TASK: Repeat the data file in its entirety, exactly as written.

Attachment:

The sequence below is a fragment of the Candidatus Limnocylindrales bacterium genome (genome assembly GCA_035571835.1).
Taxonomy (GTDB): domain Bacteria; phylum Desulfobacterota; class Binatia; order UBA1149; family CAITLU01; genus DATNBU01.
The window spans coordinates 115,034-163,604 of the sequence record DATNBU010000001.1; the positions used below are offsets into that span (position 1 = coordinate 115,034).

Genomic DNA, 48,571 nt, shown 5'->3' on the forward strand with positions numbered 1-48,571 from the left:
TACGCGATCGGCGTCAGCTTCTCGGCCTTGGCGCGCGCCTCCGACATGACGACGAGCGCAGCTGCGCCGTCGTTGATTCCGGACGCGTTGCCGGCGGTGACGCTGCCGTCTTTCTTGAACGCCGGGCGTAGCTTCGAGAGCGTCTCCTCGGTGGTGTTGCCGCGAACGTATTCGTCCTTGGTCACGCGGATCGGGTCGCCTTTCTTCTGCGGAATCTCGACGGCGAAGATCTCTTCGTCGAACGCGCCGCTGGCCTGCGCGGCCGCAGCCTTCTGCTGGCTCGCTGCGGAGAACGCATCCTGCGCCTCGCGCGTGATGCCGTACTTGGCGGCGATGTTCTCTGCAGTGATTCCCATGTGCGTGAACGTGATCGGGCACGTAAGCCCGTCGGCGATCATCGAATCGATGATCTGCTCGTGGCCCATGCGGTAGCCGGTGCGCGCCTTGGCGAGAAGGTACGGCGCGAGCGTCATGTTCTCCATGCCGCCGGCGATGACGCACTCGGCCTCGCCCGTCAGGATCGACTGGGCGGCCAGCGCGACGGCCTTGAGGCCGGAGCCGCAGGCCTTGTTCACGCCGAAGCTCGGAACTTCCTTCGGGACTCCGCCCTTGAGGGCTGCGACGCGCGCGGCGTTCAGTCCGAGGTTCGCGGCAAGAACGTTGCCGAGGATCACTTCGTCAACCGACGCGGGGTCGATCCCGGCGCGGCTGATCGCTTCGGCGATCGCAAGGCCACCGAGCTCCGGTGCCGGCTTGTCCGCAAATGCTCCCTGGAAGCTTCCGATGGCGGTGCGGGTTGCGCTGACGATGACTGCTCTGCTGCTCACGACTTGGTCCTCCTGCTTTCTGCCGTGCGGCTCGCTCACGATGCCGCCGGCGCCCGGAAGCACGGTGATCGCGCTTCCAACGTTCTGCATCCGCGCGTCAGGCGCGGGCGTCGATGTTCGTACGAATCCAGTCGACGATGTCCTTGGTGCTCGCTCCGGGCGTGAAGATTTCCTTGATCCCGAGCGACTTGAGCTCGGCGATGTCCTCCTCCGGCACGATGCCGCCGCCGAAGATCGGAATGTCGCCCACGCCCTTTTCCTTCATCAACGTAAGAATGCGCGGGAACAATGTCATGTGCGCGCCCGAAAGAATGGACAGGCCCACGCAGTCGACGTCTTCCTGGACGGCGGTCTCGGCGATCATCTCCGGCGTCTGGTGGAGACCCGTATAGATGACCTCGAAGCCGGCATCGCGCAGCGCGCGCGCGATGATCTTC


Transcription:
The sequence below is a fragment of the Candidatus Limnocylindrales bacterium genome (genome assembly GCA_035571835.1).
Taxonomy (GTDB): domain Bacteria; phylum Desulfobacterota; class Binatia; order UBA1149; family CAITLU01; genus DATNBU01.
The window spans coordinates 115,034-163,604 of the sequence record DATNBU010000001.1; the positions used below are offsets into that span (position 1 = coordinate 115,034).

Genomic DNA, 48,571 nt, shown 5'->3' on the forward strand with positions numbered 1-48,571 from the left:
TACGCGATCGGCGTCAGCTTCTCGGCCTTGGCGCGCGCCTCCGACATGACGACGAGCGCAGCTGCGCCGTCGTTGATTCCGGACGCGTTGCCGGCGGTGACGCTGCCGTCTTTCTTGAACGCCGGGCGTAGCTTCGAGAGCGTCTCCTCGGTGGTGTTGCCGCGAACGTATTCGTCCTTGGTCACGCGGATCGGGTCGCCTTTCTTCTGCGGAATCTCGACGGCGAAGATCTCTTCGTCGAACGCGCCGCTGGCCTGCGCGGCCGCAGCCTTCTGCTGGCTCGCTGCGGAGAACGCATCCTGCGCCTCGCGCGTGATGCCGTACTTGGCGGCGATGTTCTCTGCAGTGATTCCCATGTGCGTGAACGTGATCGGGCACGTAAGCCCGTCGGCGATCATCGAATCGATGATCTGCTCGTGGCCCATGCGGTAGCCGGTGCGCGCCTTGGCGAGAAGGTACGGCGCGAGCGTCATGTTCTCCATGCCGCCGGCGATGACGCACTCGGCCTCGCCCGTCAGGATCGACTGGGCGGCCAGCGCGACGGCCTTGAGGCCGGAGCCGCAGGCCTTGTTCACGCCGAAGCTCGGAACTTCCTTCGGGACTCCGCCCTTGAGGGCTGCGACGCGCGCGGCGTTCAGTCCGAGGTTCGCGGCAAGAACGTTGCCGAGGATCACTTCGTCAACCGACGCGGGGTCGATCCCGGCGCGGCTGATCGCTTCGGCGATCGCAAGGCCACCGAGCTCCGGTGCCGGCTTGTCCGCAAATGCTCCCTGGAAGCTTCCGATGGCGGTGCGGGTTGCGCTGACGATGACTGCTCTGCTGCTCACGACTTGGTCCTCCTGCTTTCTGCCGTGCGGCTCGCTCACGATGCCGCCGGCGCCCGGAAGCACGGTGATCGCGCTTCCAACGTTCTGCATCCGCGCGTCAGGCGCGGGCGTCGATGTTCGTACGAATCCAGTCGACGATGTCCTTGGTGCTCGCTCCGGGCGTGAAGATTTCCTTGATCCCGAGCGACTTGAGCTCGGCGATGTCCTCCTCCGGCACGATGCCGCCGCCGAAGATCGGAATGTCGCCCACGCCCTTTTCCTTCATCAACGTAAGAATGCGCGGGAACAATGTCATGTGCGCGCCCGAAAGAATGGACAGGCCCACGCAGTCGACGTCTTCCTGGACGGCGGTCTCGGCGATCATCTCCGGCGTCTGGTGGAGACCCGTATAGATGACCTCGAAGCCGGCATCGCGCAGCGCGCGCGCGATGATCTTC